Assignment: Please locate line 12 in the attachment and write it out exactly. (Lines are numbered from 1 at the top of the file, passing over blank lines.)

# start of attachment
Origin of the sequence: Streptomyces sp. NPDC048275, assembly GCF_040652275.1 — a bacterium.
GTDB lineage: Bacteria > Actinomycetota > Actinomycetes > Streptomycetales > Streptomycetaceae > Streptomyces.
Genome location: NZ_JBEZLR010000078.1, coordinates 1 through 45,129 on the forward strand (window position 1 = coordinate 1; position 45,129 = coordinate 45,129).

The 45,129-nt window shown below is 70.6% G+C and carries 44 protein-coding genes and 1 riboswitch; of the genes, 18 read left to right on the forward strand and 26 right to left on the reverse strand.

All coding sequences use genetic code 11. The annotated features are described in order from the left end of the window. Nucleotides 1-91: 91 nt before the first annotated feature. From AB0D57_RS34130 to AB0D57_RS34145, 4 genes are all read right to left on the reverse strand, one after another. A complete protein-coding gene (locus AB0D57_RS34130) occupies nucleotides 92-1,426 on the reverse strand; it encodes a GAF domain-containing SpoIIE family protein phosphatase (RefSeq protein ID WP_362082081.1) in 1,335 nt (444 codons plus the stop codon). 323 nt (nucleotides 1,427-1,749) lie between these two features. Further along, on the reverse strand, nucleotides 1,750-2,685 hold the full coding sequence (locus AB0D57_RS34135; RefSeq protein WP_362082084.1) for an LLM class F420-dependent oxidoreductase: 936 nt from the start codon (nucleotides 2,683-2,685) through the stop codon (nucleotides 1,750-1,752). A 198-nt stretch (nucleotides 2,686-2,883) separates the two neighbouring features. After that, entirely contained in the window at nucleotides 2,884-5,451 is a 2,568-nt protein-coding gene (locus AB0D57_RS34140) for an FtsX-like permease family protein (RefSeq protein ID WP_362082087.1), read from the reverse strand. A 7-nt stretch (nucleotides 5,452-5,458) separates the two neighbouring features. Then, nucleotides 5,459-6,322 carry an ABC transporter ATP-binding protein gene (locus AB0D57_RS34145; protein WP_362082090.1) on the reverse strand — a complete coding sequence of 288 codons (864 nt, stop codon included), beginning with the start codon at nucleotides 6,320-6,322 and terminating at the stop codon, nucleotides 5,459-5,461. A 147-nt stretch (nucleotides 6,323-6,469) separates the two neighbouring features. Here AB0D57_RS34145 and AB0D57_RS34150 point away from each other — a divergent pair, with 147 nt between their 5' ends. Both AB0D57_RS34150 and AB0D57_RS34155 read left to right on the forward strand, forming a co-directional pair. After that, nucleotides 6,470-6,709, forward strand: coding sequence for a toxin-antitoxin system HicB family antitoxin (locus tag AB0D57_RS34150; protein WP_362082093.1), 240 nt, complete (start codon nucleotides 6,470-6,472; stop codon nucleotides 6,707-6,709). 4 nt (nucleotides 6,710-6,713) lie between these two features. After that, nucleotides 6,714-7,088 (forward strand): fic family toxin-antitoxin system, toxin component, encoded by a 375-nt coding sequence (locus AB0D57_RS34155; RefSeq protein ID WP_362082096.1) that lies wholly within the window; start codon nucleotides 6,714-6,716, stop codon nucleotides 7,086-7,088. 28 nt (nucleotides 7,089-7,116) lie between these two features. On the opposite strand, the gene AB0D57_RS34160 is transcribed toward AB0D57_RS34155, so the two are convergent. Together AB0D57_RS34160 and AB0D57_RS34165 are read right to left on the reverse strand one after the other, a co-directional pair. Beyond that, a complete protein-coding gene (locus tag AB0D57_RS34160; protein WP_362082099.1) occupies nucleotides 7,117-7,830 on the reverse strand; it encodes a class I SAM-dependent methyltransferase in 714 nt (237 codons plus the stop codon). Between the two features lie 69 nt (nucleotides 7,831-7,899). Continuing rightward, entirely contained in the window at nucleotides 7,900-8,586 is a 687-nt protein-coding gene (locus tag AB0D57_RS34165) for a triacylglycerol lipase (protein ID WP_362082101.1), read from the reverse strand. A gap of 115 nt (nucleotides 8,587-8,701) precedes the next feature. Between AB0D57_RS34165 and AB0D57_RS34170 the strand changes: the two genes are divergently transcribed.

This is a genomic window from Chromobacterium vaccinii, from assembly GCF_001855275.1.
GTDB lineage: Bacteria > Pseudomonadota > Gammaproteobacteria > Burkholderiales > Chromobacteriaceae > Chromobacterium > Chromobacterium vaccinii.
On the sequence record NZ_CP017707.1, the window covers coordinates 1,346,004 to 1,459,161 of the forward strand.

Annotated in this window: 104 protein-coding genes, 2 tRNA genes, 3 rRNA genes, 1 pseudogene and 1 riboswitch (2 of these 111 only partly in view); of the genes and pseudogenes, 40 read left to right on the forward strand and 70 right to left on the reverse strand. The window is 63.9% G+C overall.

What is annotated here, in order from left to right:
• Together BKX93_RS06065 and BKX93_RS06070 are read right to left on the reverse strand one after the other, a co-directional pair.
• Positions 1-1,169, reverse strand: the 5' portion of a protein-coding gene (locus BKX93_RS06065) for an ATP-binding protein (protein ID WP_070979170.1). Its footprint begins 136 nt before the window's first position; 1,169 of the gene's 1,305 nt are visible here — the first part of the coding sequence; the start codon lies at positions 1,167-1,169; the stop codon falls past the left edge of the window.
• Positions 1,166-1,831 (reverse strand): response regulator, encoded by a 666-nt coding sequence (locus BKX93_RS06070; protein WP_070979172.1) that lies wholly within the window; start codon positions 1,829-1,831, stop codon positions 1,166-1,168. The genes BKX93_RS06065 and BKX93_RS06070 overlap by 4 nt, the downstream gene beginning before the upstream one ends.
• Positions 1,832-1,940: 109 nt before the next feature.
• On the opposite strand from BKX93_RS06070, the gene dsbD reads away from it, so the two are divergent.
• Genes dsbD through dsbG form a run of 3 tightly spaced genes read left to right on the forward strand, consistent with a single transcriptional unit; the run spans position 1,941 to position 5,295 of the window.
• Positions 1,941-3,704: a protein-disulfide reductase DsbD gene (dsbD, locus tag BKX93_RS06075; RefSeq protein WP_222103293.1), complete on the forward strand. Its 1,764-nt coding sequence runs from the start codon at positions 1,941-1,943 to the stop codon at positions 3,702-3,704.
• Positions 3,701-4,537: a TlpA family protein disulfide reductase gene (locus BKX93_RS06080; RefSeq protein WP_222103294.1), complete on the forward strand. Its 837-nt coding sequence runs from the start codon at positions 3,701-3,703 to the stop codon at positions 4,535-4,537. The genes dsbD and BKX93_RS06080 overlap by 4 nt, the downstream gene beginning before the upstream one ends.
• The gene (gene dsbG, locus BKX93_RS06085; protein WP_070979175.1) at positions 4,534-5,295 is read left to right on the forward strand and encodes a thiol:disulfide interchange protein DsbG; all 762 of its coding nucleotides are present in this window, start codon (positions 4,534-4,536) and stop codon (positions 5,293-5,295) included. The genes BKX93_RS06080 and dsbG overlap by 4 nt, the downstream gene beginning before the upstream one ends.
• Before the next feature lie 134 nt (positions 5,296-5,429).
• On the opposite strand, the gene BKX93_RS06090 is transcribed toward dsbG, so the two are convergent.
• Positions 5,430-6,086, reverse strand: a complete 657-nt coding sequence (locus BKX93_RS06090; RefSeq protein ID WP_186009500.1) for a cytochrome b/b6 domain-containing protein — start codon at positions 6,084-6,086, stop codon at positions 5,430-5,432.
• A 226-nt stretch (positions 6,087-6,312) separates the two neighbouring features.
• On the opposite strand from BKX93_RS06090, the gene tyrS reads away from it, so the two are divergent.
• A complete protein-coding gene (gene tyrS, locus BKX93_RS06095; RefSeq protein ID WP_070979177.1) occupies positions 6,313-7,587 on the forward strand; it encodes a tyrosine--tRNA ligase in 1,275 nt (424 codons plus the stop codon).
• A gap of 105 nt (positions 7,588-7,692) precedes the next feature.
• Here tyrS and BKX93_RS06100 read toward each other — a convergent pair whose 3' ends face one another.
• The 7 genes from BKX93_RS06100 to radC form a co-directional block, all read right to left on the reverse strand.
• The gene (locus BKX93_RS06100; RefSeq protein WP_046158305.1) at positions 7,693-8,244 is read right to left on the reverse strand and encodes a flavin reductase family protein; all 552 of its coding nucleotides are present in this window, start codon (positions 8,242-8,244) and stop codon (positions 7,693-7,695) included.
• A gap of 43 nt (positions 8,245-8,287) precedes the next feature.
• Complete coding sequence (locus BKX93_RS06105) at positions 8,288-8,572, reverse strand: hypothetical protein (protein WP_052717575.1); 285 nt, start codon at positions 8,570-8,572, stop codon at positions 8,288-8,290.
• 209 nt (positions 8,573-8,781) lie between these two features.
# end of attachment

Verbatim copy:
• Positions 1-1,169, reverse strand: the 5' portion of a protein-coding gene (locus BKX93_RS06065) for an ATP-binding protein (protein ID WP_070979170.1). Its footprint begins 136 nt before the window's first position; 1,169 of the gene's 1,305 nt are visible here — the first part of the coding sequence; the start codon lies at positions 1,167-1,169; the stop codon falls past the left edge of the window.